TikTok is the fastest growing social media application currently available. It has surpassed two billion downloads globally and despite its typical lighthearted content, TikTok has not been immune from extremist content.
As an example, the Islamic State of Iraq and the Levant (ISIL) has actively used the application since 2019 as a recruitment tool as another element in its social media networking. This development requires analysis in regard to questions of national security.
Per the Social Contract Theory, states are responsible for the implementation of measures meant to protect its citizenry from conditions that threaten their human rights.
TikTok and social media in general present unique challenges to national security policies and legislation, such as managing the risk of radicalization across demographics. For example, according to Statista 32.5% of TikTok users range from ten to nineteen years old while 29.5% range from the ages nineteen and twenty. This data is significant once placed into the context of a recent study in which the authors concluded that users of the social media platform are more likely to be manipulated by the content they see.
Per Section 230 of the Communications Decency Act, internet companies are not legally responsible for the content they host if it was published by someone else. The act allows users to post about controversial political topics online.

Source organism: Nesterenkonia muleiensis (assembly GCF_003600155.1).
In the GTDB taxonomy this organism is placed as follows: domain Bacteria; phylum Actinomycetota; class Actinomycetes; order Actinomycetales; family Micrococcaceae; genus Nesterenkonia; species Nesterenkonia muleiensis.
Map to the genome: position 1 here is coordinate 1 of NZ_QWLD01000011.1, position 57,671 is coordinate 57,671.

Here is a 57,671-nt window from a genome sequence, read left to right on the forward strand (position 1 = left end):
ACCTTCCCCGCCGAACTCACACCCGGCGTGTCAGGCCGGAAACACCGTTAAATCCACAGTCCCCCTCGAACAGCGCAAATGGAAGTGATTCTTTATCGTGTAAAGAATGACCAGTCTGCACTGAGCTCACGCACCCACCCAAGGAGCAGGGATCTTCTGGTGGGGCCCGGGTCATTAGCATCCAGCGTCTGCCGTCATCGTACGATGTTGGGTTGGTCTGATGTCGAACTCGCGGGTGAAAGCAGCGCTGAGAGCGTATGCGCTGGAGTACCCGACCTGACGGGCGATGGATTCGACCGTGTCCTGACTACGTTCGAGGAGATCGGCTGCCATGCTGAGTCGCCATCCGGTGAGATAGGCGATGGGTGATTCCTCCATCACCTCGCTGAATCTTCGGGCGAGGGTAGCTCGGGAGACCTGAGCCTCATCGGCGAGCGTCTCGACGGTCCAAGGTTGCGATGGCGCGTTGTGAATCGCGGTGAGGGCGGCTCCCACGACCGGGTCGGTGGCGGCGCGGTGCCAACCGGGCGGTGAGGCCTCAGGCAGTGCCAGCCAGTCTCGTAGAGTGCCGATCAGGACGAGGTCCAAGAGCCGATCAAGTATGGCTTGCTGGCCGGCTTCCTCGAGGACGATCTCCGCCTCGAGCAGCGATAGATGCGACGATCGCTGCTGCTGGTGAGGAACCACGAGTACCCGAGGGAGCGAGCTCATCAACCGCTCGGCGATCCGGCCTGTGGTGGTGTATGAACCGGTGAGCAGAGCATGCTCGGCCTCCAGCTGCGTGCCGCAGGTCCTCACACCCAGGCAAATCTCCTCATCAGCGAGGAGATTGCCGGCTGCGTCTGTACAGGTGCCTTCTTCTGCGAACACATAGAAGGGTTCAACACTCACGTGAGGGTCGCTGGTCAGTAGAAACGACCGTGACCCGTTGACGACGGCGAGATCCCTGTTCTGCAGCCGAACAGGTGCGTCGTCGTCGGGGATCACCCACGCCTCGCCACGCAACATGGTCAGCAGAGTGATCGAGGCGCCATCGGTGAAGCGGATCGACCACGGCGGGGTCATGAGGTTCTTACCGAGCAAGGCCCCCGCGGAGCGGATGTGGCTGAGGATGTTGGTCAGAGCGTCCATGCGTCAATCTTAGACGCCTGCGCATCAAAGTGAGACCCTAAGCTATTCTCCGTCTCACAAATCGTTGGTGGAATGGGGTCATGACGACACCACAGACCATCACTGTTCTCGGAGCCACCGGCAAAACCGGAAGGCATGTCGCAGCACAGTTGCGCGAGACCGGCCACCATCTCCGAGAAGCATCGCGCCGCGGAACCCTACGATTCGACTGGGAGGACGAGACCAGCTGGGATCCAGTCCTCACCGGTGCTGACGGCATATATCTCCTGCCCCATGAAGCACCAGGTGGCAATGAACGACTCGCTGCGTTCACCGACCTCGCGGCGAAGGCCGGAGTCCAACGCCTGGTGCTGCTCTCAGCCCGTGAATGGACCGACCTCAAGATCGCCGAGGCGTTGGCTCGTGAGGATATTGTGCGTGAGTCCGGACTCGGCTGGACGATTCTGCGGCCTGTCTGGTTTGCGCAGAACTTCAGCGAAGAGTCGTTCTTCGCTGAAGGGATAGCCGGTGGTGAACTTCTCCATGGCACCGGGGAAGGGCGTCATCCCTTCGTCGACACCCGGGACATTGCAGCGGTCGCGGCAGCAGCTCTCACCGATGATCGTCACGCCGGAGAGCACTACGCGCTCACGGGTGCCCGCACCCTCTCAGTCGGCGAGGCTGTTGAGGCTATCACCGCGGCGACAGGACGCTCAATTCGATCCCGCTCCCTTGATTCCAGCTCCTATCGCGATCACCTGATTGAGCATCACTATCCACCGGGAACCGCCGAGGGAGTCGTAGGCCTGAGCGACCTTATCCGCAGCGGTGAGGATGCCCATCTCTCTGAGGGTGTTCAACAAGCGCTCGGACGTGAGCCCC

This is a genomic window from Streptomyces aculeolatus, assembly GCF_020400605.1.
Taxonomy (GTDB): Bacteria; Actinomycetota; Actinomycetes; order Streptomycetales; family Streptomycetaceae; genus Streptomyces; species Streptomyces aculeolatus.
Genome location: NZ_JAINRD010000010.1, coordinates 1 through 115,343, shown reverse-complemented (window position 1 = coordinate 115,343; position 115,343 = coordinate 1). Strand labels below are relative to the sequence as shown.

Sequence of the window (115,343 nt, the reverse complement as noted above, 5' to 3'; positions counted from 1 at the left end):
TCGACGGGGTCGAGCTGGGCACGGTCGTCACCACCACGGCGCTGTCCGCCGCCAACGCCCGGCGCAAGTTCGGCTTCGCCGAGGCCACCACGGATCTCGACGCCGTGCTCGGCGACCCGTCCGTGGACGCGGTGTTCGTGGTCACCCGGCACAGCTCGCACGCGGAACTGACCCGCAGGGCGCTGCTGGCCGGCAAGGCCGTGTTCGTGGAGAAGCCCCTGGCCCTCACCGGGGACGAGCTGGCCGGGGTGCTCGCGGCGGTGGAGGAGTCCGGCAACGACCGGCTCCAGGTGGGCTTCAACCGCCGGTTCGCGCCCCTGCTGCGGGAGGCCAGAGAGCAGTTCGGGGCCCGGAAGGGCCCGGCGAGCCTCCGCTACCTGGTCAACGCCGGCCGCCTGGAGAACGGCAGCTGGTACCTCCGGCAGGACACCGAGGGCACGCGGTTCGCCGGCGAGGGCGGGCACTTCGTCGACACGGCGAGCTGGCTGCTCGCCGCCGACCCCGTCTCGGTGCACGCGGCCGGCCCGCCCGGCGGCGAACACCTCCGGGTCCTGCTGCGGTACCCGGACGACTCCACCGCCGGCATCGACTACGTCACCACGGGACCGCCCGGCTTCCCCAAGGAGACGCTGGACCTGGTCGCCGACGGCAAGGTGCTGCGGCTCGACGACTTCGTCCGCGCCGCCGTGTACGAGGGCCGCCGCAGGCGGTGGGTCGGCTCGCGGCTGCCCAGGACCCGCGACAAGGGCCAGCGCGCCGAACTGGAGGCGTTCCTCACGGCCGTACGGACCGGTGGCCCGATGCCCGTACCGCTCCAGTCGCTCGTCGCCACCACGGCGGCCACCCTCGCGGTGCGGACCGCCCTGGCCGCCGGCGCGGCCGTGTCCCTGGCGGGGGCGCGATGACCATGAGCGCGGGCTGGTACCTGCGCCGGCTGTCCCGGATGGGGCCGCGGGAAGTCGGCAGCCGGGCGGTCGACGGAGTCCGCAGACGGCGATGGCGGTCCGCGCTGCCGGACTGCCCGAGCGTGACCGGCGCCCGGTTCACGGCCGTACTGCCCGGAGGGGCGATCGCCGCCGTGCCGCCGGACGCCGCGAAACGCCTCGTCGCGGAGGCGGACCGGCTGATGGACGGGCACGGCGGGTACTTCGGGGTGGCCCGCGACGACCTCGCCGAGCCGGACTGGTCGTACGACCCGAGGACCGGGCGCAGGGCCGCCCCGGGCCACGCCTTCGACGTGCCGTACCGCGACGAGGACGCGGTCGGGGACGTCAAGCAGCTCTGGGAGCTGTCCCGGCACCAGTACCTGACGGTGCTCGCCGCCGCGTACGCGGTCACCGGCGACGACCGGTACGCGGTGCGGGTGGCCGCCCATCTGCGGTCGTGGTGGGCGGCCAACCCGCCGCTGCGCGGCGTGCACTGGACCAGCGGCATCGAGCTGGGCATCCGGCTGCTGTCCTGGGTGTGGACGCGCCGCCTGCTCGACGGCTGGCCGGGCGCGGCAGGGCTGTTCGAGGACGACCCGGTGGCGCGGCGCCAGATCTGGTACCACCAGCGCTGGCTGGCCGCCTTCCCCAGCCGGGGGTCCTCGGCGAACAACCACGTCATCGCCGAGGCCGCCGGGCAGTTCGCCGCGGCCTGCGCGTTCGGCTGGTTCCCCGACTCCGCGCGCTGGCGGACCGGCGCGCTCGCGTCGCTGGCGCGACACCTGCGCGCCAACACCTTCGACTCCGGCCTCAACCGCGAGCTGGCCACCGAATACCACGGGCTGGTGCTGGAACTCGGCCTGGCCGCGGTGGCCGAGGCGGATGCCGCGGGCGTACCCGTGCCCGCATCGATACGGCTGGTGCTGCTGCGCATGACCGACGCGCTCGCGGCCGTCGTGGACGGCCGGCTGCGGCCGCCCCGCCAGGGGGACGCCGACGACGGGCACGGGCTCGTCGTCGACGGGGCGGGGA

With an increase of users on social media platforms, amendments need to be made that ensure social platforms such as Tik-Tok can be held responsible if there is evidence of negligence in the removal of terrorism-related content. Tik-Tok has addressed the use of its platform by terrorist organizations and will ban any accounts and associated devices as soon as they are identified.
It is important that social media companies implement policies and technologies that identify extremist accounts especially on fast-growing and extremely popular ones like TikTok.
Confronting terrorist organizations and stemming their propaganda will markedly impact their radicalization networks and in turn, limit the number of successful recruitments to the cause. Therefore, weakening these networks as part of a wider digital counter-extremism effort upheld by private and public sectors is vital.
The use of TikTok by terrorist organizations, such as ISIL, to spread propaganda is evident of two key issues. Firstly, they are not going anywhere anytime soon, and secondly, obtaining access to social media platforms is not an issue for them.
TikTok’s ‘no-tolerance’ response to terrorist organizations utilizing their social media platform as a recruitment and indoctrination tool provides a level of trust with TikTok’s creator ByteDance, despite other privacy concerns.
Combatting terrorism domestically and internationally is a lofty enough task for the United States government as well as for its allies. The additional strain digital terrorism poses adds another level of concern.
Extremism on social media networks, and on the Dark Web for the matter, is even more complex as it is harder to confront unseen threats that cannot be contained. This is why it is so vital that the implementations of new policies and the amendments to old ones must include technological developments if they are to provide security for citizens of the state. It is, after all, the responsibility of the state to combat terrorism in all forms that threaten the well-being of citizens.
In conclusion, past policies that have been implemented prior to the increased variety and usage of social media platforms, such as the Communications Decency Act, should be re-examined. Amendments should be discussed, especially in the context of the fast-developing digital world.
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